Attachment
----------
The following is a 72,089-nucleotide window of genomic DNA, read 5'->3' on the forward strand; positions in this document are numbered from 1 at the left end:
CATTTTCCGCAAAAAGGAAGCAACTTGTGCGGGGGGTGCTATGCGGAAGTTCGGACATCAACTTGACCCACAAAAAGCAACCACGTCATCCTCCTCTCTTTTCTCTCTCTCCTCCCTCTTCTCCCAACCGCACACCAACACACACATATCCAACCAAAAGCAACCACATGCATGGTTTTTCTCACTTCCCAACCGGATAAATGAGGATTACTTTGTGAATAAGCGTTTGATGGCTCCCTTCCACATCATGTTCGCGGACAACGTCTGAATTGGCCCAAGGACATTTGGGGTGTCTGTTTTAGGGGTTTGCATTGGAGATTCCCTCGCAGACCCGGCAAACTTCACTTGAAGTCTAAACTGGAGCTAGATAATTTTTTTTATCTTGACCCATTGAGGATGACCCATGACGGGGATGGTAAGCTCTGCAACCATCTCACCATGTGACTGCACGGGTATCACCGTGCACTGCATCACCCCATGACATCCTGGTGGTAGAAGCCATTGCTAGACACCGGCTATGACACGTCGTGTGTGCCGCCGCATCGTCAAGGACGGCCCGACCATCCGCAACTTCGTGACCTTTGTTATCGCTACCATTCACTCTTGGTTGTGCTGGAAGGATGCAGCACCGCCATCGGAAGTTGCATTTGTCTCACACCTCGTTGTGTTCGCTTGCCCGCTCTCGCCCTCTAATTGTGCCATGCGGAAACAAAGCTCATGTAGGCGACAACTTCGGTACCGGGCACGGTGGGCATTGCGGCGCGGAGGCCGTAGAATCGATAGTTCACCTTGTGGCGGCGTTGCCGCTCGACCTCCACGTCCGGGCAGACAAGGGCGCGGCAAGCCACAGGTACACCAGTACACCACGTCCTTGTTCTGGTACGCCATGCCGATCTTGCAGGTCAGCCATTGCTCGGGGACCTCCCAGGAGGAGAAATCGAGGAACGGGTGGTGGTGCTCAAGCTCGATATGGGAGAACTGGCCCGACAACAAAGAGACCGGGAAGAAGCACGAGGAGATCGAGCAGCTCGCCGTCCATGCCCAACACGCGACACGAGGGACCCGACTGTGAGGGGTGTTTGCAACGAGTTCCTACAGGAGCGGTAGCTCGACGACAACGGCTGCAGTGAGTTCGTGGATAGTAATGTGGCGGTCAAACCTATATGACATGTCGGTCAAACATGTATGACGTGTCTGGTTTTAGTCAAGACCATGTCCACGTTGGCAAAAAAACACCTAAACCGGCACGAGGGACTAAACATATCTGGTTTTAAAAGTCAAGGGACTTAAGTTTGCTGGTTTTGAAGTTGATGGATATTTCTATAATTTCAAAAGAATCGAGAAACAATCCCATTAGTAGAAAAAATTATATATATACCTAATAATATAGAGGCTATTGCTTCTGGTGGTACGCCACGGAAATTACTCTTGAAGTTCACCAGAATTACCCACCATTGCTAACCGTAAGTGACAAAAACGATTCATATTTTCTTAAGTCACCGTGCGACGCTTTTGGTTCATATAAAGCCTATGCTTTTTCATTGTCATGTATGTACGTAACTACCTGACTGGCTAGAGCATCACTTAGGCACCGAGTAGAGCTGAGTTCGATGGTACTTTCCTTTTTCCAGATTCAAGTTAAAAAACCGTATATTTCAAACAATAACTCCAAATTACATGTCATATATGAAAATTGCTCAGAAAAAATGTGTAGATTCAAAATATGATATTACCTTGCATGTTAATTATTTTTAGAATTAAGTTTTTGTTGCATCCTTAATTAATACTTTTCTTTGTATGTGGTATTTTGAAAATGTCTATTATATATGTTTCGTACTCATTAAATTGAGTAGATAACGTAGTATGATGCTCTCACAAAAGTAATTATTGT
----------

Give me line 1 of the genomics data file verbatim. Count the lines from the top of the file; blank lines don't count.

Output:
The following is a 72,089-nucleotide window of genomic DNA, read 5'->3' on the forward strand; positions in this document are numbered from 1 at the left end: